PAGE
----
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The Screen Adaptation
When the play first moved to Broadway, Shanley noticed that the greater number of people who saw "Doubt,” the more intense the reaction. "There was a dissonant thing that seemed to happen where all the different responses people were having simultaneously every night in the theater created a kind of common power,” Shanley says. "It seemed a lot of people felt passionately that the subject of certainty and its consequences was something they needed to talk about. And that's when I realized I'd like to do this as a film.”

As he began the adaptation, he saw that translating the story to the screen would allow him to explore many elements that simply couldn't be addressed in the play: the live of the nuns, the children at the school, the whole outside world of a Bronx neighborhood on the cusp of major changes. Shanley states, "I wanted to convey a real sense of community – because I knew that if we spent time with these families and their kids, we would begin to track how the actions inside the church take a toll on the world outside of it. By the end, I believe the consequences of Flynn and Aloysius' conflict strike a more profound emotional resonance since we see and know who is paying the price of their battle. The film allowed me to detail this aspect of the story which I was unable to in the play - but had always longed to do.”

It was also vital to Shanley to capture visually a sense of the spiritual devotion of the nuns, whose lives were so mysterious and often misunderstood to those outside their world. "With the film, I had the chance to really communicate the realm that the nuns lived in – the tradition and beauty in their world. I really wanted to use the silence of their lives as a part of the film's structure. It's a reminder in our noisy world that there can be great meaning in quiet and stillness.”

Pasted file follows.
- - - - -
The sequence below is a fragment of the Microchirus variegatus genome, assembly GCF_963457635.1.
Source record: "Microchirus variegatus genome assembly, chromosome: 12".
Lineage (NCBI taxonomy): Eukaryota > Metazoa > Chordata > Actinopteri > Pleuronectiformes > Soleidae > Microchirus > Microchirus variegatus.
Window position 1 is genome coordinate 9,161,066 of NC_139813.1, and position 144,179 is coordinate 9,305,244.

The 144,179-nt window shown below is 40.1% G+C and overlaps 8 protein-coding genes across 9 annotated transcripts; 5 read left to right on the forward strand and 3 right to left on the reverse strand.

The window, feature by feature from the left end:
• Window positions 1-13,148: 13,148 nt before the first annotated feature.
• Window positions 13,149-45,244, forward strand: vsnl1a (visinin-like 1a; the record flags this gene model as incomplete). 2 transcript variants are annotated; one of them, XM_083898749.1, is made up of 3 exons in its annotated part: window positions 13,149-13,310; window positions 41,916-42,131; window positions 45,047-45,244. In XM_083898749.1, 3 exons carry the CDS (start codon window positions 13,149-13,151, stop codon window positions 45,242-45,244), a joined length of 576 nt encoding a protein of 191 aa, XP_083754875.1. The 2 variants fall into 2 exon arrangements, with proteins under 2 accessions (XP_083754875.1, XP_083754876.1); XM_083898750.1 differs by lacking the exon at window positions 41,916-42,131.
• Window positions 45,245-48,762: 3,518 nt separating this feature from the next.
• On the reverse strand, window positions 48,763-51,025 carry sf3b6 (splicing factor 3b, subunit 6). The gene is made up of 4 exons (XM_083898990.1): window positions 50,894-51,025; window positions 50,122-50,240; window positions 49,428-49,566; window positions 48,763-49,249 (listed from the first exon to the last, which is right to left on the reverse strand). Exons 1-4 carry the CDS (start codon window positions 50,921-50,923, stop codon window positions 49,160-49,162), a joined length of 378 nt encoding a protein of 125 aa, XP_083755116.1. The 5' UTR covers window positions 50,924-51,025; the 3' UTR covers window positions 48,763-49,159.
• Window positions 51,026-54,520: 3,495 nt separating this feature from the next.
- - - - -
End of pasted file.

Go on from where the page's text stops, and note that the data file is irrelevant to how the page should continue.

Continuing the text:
He continues, "And those silences also serve the story dramatically, allowing the audience time to consider what has been said, and to really focus on the deliberate choice of words by our characters. Flynn, for example, knows full well the impact of his words – he gives sermons to his congregation every week, and uses these moments to promote change and growth and openness in the community. His spare, precise words and his measured delivery during these sermons are freighted with meaning. As these parishioners sit in silence, listening, I was able to show the audience how his words affect other characters, as well as provide space to reflect on what is going on in their own hearts and minds.”

There was one overarching concern with the adaptation: conveying a sense of energy and urgency, and bringing the story's deeply embedded issues to the surface. "Flynn and Aloysius are dynamic, shrewd and verbal people, and they are not afraid to use words as weapons. So much of the drama of this story is in the dialogue – especially in the confrontation between Flynn and Aloysius. I needed to figure out a way to make that work cinematically,” Shanley says. "In the beginning I wrote half a draft and threw it away because I felt I was failing at translating the story – and for a while I was miserable.”

Then, came a creative breakthrough. It happened while Shanley was writing the scene in which Father Flynn gives his "pillow sermon,” about a woman instructed by her priest to gather pillow feathers scattered from a rooftop. "Instead of simply having Father Flynn speak, I shifted to images of the story he was telling, so you would actually see the feathers floating, and I found that very freeing,” Shanley explains. "I started writing the rest of the screenplay with that kind of spaciousness in mind. It helped me to get the past the characters' words and focus on the physical reality they inhabit. In a movie you can really explore the relationship between humanity and the natural world, the environments we move

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